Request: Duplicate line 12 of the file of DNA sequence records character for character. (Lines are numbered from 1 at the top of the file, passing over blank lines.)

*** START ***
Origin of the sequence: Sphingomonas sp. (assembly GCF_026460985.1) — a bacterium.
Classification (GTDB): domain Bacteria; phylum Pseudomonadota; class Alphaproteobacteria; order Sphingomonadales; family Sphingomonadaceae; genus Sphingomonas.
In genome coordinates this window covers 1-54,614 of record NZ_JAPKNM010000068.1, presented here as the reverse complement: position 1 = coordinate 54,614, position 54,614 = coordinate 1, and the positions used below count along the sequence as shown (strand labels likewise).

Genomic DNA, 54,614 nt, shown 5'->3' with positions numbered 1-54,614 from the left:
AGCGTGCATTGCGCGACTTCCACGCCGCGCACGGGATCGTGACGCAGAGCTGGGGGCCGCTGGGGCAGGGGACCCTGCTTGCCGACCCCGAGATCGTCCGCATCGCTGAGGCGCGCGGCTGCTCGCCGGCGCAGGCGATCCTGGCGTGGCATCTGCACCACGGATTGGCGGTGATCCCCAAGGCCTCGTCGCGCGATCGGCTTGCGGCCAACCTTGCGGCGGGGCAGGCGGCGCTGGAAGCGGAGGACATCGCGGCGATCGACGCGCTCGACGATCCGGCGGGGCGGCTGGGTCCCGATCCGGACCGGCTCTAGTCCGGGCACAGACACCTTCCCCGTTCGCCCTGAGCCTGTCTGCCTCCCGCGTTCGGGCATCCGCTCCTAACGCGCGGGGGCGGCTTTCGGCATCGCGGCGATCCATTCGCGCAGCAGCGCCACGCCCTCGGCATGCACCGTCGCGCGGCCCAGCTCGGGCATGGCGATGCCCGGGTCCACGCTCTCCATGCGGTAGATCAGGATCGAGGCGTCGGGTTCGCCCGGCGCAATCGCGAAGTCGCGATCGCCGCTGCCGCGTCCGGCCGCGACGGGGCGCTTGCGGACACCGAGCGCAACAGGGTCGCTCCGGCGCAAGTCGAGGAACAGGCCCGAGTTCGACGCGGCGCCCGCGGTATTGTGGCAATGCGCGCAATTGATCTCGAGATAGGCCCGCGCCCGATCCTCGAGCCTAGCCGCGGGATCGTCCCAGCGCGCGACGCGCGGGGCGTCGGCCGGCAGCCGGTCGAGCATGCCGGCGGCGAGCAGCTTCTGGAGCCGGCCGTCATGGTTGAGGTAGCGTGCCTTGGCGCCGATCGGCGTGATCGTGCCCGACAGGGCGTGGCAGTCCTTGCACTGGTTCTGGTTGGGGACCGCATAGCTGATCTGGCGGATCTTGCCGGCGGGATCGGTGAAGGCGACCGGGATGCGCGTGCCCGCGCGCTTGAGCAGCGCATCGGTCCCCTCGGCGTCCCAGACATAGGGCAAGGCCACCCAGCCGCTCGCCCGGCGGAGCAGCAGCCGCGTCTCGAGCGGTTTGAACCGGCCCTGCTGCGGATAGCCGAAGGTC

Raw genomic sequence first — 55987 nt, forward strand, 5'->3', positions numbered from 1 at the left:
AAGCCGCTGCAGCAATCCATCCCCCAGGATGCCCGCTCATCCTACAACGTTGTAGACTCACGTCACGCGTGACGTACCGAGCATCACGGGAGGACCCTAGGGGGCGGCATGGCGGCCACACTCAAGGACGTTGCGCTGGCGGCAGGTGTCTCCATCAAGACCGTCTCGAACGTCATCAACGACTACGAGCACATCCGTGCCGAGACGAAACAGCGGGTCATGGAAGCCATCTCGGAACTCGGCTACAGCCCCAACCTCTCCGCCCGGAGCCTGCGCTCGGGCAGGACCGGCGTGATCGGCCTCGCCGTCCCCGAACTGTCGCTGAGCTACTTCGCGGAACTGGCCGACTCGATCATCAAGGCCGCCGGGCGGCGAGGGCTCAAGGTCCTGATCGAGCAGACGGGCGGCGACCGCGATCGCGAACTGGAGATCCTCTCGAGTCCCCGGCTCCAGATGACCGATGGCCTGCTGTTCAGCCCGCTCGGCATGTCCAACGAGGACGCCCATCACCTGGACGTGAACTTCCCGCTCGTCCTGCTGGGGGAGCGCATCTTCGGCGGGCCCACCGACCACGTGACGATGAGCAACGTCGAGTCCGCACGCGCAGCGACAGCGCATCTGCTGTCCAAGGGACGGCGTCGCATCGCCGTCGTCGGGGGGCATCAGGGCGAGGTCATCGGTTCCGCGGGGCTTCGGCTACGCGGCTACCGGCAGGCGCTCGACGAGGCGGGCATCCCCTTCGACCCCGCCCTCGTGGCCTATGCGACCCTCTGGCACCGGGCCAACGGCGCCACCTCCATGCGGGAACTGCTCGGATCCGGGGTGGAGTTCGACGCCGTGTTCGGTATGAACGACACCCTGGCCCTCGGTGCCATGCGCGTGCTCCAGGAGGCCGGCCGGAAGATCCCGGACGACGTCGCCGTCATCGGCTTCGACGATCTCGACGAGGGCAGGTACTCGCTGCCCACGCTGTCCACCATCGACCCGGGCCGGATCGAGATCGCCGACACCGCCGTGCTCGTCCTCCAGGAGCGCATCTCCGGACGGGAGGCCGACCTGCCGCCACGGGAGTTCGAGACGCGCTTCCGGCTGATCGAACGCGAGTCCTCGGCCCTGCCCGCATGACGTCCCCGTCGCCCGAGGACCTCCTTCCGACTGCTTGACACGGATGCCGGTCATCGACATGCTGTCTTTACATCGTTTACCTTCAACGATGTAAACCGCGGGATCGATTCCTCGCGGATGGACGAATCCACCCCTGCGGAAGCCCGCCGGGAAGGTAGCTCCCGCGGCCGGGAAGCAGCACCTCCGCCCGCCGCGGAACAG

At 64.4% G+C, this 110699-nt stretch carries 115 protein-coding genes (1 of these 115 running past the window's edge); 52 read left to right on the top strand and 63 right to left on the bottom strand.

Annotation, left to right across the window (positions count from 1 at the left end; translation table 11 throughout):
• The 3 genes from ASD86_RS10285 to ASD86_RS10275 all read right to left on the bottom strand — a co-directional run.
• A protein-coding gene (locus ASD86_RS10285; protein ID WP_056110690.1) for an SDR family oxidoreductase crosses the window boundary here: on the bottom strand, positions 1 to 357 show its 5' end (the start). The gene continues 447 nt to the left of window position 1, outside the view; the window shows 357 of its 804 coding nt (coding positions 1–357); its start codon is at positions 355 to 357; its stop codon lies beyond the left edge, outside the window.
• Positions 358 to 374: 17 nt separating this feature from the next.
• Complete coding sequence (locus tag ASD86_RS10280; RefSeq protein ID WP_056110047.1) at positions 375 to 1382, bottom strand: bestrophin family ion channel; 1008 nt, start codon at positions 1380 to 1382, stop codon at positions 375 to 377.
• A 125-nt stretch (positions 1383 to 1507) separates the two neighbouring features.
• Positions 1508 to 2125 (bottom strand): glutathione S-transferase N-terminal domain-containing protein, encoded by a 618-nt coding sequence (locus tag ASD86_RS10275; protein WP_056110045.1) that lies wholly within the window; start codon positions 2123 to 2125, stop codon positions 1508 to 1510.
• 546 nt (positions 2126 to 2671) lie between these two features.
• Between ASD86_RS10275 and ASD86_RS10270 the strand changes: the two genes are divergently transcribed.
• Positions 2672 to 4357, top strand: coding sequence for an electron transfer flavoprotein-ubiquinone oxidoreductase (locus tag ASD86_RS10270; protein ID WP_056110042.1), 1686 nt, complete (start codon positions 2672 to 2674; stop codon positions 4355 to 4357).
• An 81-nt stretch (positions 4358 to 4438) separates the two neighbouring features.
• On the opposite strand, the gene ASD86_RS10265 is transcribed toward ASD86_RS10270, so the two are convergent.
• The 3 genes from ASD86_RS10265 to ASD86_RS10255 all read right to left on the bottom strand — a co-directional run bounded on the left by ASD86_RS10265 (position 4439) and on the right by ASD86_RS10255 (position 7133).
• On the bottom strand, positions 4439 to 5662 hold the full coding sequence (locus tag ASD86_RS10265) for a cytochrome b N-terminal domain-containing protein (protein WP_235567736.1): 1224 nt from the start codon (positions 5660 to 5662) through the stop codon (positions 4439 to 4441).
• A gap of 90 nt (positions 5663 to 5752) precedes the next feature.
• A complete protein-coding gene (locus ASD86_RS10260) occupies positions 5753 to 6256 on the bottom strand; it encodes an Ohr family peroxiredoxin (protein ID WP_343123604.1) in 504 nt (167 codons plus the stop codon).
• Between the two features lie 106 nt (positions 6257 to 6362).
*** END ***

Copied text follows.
• Positions 358 to 374: 17 nt separating this feature from the next.